20. V. Kapoustine, A. Kazakevitch, V. So, and R. Tam, “Simple method of formation of switchable liquid crystal gratings by introducing periodic photoalignment pattern into liquid crystal cell,” Opt. Commun. 266(1), 1–5 (2006). [CrossRef]

, 22

22. V. Presnyakov, K. Asatryan, T. Galstian, and V. Chigrinov, “Optical polarization grating induced liquid crystal micro-structure using azo-dye command layer,” Opt. Express 14(22), 10558–10564 (2006). [CrossRef] [PubMed]

]. Herein both inner sides of the cell are photopatterned simultaneously. The design provides a rectangular-like phase profile that would distribute light into higher diffraction orders. In our experiments, the scattering is well controlled and its influence to the device performance is negligible. We consider the reasons are the well formed rectangular profile and good alignment quality, which restrict the size of boundaries. Although only simple 1D and 2D diffraction gratings are demonstrated in this work, since the initial spatial distribution of LC directors is determined only by photo patterning, arbitrary patterns could be accomplished easily. The proposed design with potential of high-resolution could be applied to a wide field of tunable optical elements and devices, such as optical interconnects, beam steering devices and spatial light modulators.

Due to the combination of phase and amplitude modulation, our photo-aligned LC TN/PA grating shows some advantages over normal tunable gratings. However, the unique four-state feature due to asynchronous TN/PA voltage responses may still have some other interesting applications, for example, in the amplitude or polarization based logic gates and optical processors [27

27. Y. A. Zaghloul and A. R. M. Zaghloul, “Complete all-optical processing polarization-based binary logic gates and optical processors,” Opt. Express 14(21), 9879–9895 (2006). [CrossRef] [PubMed]

,28

28. Y. X. Zhang, Y. P. Chen, and X. F. Chen, “Polarization-based all-optical logic controlled-NOT, XOR, and XNOR gates employing electro-optic effect in periodically poled lithium niobate,” Appl. Phys. Lett. 99(16), 161117 (2011). [CrossRef]

]. From Fig. 1, we may define the logic 0 (L0) to be dark state or horizontal polarization state. The logic 1 (L1) is set to be bright state or vertical polarization state. Therefore in a period or a unit with both TN and PA regions, the four states at voltages, VI-VIV, just correspond to the combined logic states (1, 0), (1, 1), (0, 1) and (0, 0), respectively. And, if an identical LC cell is placed behind it, different logic states and gates thus could be implemented by just tuning the voltage on a certain unit. For example, for the input state of (1, 0) with vertical polarization and horizontal polarization in TN and PA regions, applying VI-VIV give rise to (0, 0), (0, 1), (1, 1) and (1, 0) states, respectively. These results are quite similar to the proposals to generate all types of binary gates, including AND, NAND, OR, NOR, XOR, XNOR, in [27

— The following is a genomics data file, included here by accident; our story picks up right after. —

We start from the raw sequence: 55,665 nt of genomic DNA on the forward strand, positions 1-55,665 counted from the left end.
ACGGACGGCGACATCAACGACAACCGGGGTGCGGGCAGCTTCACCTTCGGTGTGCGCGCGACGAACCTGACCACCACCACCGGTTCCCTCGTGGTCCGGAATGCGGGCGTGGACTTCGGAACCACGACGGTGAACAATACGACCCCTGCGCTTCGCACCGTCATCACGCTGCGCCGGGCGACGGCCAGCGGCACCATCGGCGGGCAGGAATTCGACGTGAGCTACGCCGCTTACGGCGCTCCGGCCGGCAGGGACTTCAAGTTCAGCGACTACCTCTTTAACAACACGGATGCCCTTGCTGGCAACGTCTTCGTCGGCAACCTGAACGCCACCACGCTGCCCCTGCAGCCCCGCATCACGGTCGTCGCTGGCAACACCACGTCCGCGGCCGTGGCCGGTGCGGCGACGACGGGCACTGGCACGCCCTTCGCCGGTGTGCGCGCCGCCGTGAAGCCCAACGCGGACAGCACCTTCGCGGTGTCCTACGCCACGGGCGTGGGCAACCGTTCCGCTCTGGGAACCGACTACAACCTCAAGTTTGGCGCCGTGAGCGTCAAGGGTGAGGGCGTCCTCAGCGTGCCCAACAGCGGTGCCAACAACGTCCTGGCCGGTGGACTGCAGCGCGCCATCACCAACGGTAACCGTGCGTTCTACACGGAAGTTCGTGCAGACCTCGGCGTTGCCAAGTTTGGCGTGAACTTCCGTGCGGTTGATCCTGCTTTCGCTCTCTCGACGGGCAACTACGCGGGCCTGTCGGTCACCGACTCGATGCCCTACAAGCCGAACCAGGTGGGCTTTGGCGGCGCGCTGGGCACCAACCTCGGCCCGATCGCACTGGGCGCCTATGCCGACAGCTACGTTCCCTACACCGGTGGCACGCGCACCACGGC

27. Y. A. Zaghloul and A. R. M. Zaghloul, “Complete all-optical processing polarization-based binary logic gates and optical processors,” Opt. Express 14(21), 9879–9895 (2006). [CrossRef] [PubMed]

], but with much simpler optical architectures. The two beams route [27

27. Y. A. Zaghloul and A. R. M. Zaghloul, “Complete all-optical processing polarization-based binary logic gates and optical processors,” Opt. Express 14(21), 9879–9895 (2006). [CrossRef] [PubMed]

] is replaced by a single TN/PA unit with uniform driving voltage. Complicated beam splitters and discrete polarization controlling elements are saved. Moreover, for a LC grating with multi periods or units, multiple-input-multiple-output logic processors thus are also achievable. If more complicated alignment states are induced into a unit rather than just TN and PA [19

19. J. Kim, J. H. Na, and S. D. Lee, “Fully continuous liquid crystal diffraction grating with alternating semi-circular alignment by imprinting,” Opt. Express 20(3), 3034–3042 (2012). [CrossRef]

, 29

29. J. H. Kim, M. Yoneya, and H. Yokoyama, “Tristable nematic liquid-crystal device using micropatterned surface alignment,” Nature 420(6912), 159–162 (2002). [CrossRef] [PubMed]

], ternary optical devices [29

29. J. H. Kim, M. Yoneya, and H. Yokoyama, “Tristable nematic liquid-crystal device using micropatterned surface alignment,” Nature 420(6912), 159–162 (2002). [CrossRef] [PubMed]

, 30

30. Y. Q. Lu, X. Liang, Y. H. Wu, F. Du, and S. T. Wu, “Dual-frequency addressed hybrid-aligned nematic liquid crystal,” Appl. Phys. Lett. 85(16), 3354–3356 (2004). [CrossRef]

] are even expected.

5. Conclusion

A switchable LC grating based on combined phase and amplitude modulation of alternate TN/PA regions is proposed. It consists of two planar continuous electrodes, a sandwiched nematic LC layer, and crossed polarizers. Both 1D and 2D gratings were produced through photoalignment with an amplitude mask. The intensities of diffraction orders could be controlled by uniform external field. For the proposed gratings, advantages such as, easy manufacturing, low switching voltage and unique four-state feature were realized. Fast and large switchability was achieved at very low operating voltage. It supplies a new approach for low power consumption and driven source simplified LC photonic devices. In addition, based on the four-state feature, the presented cell exhibits broadly potential applications in optical logic devices.